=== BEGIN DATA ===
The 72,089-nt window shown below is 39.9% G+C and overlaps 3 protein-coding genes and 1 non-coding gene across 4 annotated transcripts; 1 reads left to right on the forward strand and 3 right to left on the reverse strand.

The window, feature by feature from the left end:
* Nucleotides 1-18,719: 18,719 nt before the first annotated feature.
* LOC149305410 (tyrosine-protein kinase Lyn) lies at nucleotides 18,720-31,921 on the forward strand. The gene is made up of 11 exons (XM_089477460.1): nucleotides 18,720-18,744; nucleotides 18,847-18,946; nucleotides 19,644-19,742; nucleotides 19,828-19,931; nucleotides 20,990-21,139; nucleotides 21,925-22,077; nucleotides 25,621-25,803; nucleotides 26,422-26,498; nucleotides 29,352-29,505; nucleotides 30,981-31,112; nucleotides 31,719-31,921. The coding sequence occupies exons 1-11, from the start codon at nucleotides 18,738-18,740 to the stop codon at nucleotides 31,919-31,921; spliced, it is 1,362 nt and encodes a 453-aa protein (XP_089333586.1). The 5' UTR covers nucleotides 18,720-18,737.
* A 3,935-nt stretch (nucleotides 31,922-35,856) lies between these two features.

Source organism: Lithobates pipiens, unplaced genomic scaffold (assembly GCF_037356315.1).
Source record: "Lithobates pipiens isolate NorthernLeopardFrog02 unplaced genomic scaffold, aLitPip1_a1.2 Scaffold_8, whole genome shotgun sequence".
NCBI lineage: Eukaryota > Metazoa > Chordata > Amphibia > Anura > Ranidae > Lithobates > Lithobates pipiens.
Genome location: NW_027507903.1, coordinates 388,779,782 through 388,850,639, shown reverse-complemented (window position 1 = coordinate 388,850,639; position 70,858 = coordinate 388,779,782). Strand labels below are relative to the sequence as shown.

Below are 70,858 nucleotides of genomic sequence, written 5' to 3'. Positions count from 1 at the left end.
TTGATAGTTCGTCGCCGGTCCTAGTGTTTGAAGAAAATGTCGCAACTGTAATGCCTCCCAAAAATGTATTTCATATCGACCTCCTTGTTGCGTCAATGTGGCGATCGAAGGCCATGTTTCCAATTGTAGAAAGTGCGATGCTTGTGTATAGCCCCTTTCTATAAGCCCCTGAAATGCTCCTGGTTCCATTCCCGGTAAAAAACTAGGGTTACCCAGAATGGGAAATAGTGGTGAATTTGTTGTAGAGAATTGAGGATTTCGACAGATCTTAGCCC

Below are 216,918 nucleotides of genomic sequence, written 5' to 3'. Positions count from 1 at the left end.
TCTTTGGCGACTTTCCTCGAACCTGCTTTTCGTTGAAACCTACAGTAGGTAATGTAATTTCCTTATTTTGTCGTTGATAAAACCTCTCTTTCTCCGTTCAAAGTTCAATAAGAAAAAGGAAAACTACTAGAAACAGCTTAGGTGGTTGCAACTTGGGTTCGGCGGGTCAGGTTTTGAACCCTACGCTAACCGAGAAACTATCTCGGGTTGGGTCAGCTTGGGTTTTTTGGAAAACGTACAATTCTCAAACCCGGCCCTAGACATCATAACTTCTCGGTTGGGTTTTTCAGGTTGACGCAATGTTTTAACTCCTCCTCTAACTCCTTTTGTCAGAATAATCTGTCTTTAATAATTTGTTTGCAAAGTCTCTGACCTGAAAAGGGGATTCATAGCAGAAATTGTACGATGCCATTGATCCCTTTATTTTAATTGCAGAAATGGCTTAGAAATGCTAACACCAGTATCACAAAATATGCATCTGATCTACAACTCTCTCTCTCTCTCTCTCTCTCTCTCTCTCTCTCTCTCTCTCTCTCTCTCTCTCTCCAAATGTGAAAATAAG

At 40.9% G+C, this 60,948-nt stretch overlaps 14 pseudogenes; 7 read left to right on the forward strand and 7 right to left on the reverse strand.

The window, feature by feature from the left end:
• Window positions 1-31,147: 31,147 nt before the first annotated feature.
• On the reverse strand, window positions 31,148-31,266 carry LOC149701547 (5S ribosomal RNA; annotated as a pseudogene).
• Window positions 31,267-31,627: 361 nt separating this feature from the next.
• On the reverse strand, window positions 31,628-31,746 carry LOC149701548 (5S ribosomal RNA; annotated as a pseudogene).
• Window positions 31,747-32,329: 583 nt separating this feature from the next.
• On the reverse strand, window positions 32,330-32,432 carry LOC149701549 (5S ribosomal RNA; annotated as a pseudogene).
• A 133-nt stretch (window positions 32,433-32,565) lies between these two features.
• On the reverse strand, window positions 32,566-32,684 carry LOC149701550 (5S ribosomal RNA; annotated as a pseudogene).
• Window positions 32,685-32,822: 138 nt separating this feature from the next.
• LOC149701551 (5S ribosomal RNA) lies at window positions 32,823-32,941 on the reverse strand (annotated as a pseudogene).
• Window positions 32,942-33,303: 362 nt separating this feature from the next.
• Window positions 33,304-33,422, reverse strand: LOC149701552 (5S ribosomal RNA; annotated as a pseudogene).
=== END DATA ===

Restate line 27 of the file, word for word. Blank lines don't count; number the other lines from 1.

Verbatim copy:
• Window positions 33,304-33,422, reverse strand: LOC149701552 (5S ribosomal RNA; annotated as a pseudogene).